products. This concept, also referred to as the
“hidden information” problem, is well known
in areas such as insurance and banking. In
simple terms, the theory is that there will
always be a seller for a poor-quality good,
because a seller of such items will always want
to sell. Therefore, by “self-selection,” poor quality
goods will be overrepresented in offers
made to buyers as well as in those accepted for
private_equity  asymmetrical  moral_hazards  investing  strategies  overrepresentation  self-selection  adverse_selection  latent  hidden  Gresham's_law 
november 2011 by jerryking
Schumpeter: Bamboo innovation | The Economist
May 5, 2011 | The Economist | Anonymous. China’s lack of
originality matters less than you may think, believe Dan Breznitz &
Michael Murphree of the Georgia Institute of Technology. In a new book,
“Run of the Red Queen”, they argue that it is wrong to equate innovation
solely with the invention of breakthrough products. In an emerging
economy, other forms of innovation can yield bigger dividends. One is
“process innovation”: the relentless improvement of factories and
distribn. sys. Another is “product innovation”: the adaptation of
existing goods to China’s unique requirements.

The biggest threat to the Chinese model comes from India.
innovation  China  industrial_policies  strategies  books  patents  breakthroughs  portfolios  process_improvements  product-orientated  taxonomy  moonshots  marginal_improvements 
may 2011 by jerryking
Business Strategies in China and India
Course Outline
Business Strategies in China and India
Visiting Associate Professor Thomas Hout
MBA Elective 2009
1. Operating and Marketing in China
2. Innovation in China and India
3. Operating and Marketing in India
4. New Generation of Companies
5. How Globally Competitive Are China and India
6. Managing in a “Flatter” World
7. Globalization of Chinese Companies
8. Globalization of Indian Companies
9. Multinationals Operating in China and India
10. The Future for India and China
China  India  globalization  strategies  risk-management  branding  filetype:pdf  media:document 
december 2010 by jerryking
Yelp's ambitious plan to take over the local ad market
July 23, 2007 | Fortune | By Jeffrey M. O'Brien. The name
"Yelp" comes from a friend of the founders who liked the word. It also a
contraction of "yellow pages," and reveals the company's ambitions: a
land grab on the $100 billion that's spent every year on local
advertising. "There's an information shortage about local businesses,"
says co-founder & CEO Jeremy Stoppelman. "the yellow pages tell you
how much money a business spent to buy a big ad. We're a place for a
conversation between a prospect and the business owner." Local search
strategies: the directory model, which involves a massive sales force
upselling business owners to ever bigger, flashier ads; the Citysearch
tactic of creating proprietary content and selling ads against it;
there's the search-engine route of crawling everyone else's content and
automating the ad sales. Yelp is different: crowd-sourcing. While Zagat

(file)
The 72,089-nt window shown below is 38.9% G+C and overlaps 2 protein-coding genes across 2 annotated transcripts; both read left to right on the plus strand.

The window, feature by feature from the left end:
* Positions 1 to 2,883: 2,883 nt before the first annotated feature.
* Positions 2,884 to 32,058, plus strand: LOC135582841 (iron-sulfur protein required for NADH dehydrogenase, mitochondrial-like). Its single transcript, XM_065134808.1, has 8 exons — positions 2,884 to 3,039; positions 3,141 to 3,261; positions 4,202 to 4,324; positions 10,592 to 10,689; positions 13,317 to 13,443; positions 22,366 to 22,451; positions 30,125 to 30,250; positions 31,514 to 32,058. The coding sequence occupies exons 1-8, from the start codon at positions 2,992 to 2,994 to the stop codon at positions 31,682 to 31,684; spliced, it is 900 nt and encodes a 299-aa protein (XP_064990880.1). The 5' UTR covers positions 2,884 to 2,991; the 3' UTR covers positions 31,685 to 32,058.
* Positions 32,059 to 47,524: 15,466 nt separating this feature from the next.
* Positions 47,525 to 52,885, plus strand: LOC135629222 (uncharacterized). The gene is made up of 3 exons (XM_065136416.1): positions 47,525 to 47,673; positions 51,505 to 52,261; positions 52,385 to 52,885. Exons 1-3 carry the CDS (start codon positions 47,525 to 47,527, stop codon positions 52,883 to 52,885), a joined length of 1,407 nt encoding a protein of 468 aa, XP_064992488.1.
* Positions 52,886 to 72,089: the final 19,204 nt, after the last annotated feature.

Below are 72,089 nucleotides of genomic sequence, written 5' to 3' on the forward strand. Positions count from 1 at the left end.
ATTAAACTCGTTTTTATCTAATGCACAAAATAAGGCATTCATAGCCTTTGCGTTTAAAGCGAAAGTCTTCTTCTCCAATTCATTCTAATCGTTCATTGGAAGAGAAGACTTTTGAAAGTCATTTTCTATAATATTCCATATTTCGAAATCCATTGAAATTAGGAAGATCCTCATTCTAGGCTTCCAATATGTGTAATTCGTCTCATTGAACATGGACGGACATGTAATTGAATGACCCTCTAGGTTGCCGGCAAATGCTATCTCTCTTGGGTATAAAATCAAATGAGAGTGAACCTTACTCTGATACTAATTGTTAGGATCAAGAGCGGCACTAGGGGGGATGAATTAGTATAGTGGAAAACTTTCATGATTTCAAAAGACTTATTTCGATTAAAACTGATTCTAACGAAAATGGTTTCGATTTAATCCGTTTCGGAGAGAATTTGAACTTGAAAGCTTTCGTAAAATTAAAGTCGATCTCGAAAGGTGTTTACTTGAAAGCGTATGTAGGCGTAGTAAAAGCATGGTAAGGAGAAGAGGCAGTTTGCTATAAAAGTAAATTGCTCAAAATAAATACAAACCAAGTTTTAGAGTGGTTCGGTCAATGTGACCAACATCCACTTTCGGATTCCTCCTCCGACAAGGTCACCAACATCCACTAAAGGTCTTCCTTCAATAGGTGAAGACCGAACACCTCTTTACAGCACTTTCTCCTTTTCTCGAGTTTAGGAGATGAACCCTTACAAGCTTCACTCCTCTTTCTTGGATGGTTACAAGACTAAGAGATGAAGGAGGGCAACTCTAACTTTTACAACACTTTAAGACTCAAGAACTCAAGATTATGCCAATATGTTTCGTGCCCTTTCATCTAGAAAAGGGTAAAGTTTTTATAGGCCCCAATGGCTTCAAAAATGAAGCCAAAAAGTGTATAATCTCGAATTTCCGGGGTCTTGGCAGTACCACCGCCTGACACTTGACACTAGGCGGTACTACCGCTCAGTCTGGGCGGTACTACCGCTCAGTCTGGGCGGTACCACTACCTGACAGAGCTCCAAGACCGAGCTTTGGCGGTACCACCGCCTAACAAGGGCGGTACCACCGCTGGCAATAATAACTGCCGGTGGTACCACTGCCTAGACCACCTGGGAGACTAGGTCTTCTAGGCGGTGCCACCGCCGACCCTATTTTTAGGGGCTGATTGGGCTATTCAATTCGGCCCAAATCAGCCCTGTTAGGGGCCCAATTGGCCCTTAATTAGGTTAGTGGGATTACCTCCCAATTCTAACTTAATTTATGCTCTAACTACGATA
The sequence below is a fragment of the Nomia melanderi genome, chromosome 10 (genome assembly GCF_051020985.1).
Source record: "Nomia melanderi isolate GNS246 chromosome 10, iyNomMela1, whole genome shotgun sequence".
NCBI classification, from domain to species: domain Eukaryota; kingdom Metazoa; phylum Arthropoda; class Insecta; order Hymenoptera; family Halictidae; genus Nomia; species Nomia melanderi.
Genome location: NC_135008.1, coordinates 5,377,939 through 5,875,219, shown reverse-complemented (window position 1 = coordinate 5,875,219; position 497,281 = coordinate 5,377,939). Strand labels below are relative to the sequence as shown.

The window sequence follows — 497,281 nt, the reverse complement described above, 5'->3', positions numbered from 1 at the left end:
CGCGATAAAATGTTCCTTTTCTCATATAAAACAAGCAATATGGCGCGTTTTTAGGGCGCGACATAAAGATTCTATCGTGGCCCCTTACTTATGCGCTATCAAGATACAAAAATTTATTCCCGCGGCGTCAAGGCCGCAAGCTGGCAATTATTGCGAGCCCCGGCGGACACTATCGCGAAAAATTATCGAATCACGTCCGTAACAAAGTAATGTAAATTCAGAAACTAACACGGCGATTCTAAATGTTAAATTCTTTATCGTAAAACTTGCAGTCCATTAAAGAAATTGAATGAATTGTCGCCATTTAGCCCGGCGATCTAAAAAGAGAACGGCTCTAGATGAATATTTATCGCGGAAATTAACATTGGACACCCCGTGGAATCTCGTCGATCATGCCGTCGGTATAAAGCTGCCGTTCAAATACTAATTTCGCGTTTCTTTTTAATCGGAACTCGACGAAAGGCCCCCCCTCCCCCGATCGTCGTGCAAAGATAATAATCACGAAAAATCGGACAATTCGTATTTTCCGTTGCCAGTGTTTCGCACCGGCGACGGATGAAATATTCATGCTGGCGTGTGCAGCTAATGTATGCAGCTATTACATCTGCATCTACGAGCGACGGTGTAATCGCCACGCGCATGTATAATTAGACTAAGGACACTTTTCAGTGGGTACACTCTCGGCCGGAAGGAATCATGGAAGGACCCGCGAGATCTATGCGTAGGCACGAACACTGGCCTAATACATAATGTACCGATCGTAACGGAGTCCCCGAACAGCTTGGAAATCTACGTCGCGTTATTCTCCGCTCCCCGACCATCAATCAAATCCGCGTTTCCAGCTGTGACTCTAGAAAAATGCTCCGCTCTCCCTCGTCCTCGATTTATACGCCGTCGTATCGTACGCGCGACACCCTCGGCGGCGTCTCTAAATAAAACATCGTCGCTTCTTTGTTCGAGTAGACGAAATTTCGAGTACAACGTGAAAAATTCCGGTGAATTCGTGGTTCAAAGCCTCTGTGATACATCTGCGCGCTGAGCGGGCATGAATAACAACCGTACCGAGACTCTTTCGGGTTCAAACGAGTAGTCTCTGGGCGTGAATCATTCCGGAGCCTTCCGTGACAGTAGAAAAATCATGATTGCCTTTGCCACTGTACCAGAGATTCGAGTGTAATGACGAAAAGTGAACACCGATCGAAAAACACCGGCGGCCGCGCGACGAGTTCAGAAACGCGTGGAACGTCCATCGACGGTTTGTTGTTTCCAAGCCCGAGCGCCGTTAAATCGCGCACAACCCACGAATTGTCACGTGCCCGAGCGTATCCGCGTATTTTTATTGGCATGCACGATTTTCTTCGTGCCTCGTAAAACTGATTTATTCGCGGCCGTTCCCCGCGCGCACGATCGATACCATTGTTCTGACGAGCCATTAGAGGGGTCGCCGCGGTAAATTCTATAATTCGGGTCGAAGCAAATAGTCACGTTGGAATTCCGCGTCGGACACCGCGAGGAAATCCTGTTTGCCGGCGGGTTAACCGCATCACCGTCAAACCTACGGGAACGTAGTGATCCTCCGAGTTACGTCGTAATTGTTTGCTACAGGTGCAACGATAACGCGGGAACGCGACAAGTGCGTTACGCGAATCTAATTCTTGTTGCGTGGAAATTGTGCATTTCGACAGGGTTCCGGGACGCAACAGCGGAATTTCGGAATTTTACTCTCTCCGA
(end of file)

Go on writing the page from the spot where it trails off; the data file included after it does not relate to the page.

compiles anonymous user reviews, Yelpers fully express their feelings
and make names for themselves.
Yelp  local_advertising  City_Voice  business_models  strategies  search  local  Zagat  information_gaps  crowdsourcing 
july 2010 by jerryking
Apple's Second Date with History -
MAY 26, 2010 | WSJ | By HOLMAN W. JENKINS, JR Whose phone
strategy is smarter in the long run—Apple's or Google's? The dangers of
Google's approach? With so many different Android phones floating around
and with so much openness to the Web, the search giant risks delivering
a crummy, fragmented, even disastrous user experience, with security
leaks, viruses and customer service that fails when needed most. For
Apple, the immediate danger is overreach, undermining its ability to
deliver an ineffably superior user experience that just pleases. Apple
has decided it needs an advertising strategy. It will need a TV
strategy, especially after Google last week announced a version of
Android to bring the cloud cornucopia to the biggest, best screen yet.
Apple may also find it needs a strategy to compete in search. It
certainly will need a strategy to make sure its infotainment offerings
through iTunes don't fall behind in price and variety what Android users
can get through their browsers.
Apple  Steve_Jobs  Google  smartphones  strategy  delighting_customers  strategies  open_source  Holman_Jenkins  overreach 
may 2010 by jerryking
Time Management Strategies for Professionals with ADD, long post, print out - ADD Forums - Attention Deficit Hyperactivity Disorder Support and Information Resources Community
March 2, 2004 | Wall Street Journal | By Kris Maher. Plan
your workday the night before and come up with a list of items and the
order in which they need to be accomplished. This simple action can have
a powerful effect, says Mr. Wetmore, comparing most people's sense of
priorities to a pack of greyhounds put down on a racetrack and ready to
run off in any direction. The list, he says, acts like "that little
rabbit that forms the direction to go in."
time-management  strategies  productivity  preparation  lists  affirmations  priorities  timing  JCK 
february 2010 by jerryking
Leaders of the Pack -
MARCH 3, 2007 | Wall Street Journal | by RICHARD A. D'AVENI.
It's harder than ever for a company to dominate its market these days --
or to defend a dominant position. That makes it all the more important
to have a strategy to try. This article is about defending one's
"strongholds". the Five S's of stronghold strategies: securing a
defensible stronghold; separating strongholds into nonoverlapping parts
of the market; surrounding rival strongholds to contain them; storming a
stronghold by direct or rapid assault; and shape-shifting strongholds
by radically redefining the boundaries among strongholds in a market.In